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6 March 2014 1:04 pm ,
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Antiretroviral drugs can protect people from becoming infected by HIV. But so-called pre-exposure prophylaxis, or PrEP...
Two studies show that eating a diet low in protein and high in carbohydrates is linked to a longer, healthier life, and...
Considered an icon of conservation science, researchers at World Wildlife Fund (WWF) headquarters in Washington, D.C.,...
The new atlas, which shows the distribution of important trace metals and other substances, is the first product of...
Early in April, the first of a fleet of environmental monitoring satellites will lift off from Europe's spaceport in...
Since 2000, U.S. government health research agencies have spent almost $1 billion on an effort to churn out thousands...
Magdalena Koziol, a former postdoc at Yale University, was the victim of scientific sabotage. Now, she is suing the...
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ScienceShot: How the Blue-Ringed Octopus Flashes Its Bling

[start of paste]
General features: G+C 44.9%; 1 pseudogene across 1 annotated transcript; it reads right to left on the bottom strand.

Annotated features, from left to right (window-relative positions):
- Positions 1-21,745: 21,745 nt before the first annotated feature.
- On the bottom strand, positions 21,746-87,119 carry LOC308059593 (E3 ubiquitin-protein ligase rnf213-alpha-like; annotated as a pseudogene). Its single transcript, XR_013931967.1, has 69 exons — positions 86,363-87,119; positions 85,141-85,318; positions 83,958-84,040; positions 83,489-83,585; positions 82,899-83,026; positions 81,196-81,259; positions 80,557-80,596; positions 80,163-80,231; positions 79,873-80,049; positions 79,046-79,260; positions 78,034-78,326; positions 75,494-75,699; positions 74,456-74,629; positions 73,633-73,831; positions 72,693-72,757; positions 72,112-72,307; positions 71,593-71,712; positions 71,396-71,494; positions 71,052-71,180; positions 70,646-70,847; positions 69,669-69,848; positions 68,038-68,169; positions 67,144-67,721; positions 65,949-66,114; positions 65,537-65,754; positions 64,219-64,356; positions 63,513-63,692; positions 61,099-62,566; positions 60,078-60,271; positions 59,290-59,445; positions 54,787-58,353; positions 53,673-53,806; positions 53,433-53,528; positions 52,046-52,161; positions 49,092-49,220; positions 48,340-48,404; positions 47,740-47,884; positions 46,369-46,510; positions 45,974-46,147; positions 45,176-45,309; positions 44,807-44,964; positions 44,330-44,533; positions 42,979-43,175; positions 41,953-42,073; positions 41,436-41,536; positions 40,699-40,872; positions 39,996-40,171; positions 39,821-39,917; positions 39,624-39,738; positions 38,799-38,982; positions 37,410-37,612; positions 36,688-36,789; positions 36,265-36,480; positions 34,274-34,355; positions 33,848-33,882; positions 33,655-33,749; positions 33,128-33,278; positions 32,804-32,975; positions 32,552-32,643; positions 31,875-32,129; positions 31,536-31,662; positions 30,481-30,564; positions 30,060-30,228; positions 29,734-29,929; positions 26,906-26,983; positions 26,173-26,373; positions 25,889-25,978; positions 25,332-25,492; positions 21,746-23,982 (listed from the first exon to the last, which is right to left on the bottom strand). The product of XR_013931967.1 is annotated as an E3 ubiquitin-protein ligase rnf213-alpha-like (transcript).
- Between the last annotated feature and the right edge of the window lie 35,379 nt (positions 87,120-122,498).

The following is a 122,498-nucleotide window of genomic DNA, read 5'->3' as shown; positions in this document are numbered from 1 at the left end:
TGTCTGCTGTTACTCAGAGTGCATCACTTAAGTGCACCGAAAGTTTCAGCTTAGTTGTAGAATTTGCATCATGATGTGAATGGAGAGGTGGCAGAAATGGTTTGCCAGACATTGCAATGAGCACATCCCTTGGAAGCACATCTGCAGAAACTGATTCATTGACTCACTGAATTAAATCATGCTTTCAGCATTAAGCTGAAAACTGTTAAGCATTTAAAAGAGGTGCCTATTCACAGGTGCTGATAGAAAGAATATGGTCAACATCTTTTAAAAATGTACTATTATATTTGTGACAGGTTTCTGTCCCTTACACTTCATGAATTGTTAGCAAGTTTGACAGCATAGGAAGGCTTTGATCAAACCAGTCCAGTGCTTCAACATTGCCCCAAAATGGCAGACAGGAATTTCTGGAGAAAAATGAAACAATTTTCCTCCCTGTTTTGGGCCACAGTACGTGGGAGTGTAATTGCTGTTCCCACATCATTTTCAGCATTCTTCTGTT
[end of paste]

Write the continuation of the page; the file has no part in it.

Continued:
10 October 2012 3:50 pm
Don't mess with the blue-ringed octopus. The golf ball-sized cephalopod, which lives in the Pacific Ocean along shallow shores, carries a neurotoxin that can kill an adult human within minutes. But before it bites, releasing its venomous saliva through its beak, the octopus sends out a warning—a flash of bright blue rings—that seems to suddenly iridesce all over its body. A study published today inThe Journal of Experimental Biology reveals how the creature puts on its colorful show: by flexing its muscles. It turns out that the blue-green rings are always there, but pouches of skin conceal their iridescence when the octopus is relaxed. When the octopus gets agitated, it releases one set of muscles and tenses another to get the pouches out of the way and reveal its iridescence. The blue-ringed octopus's brawny approach is unique—all other cephalopods use sacs of pigment, called chromatophores, to change their colors.
See more ScienceShots.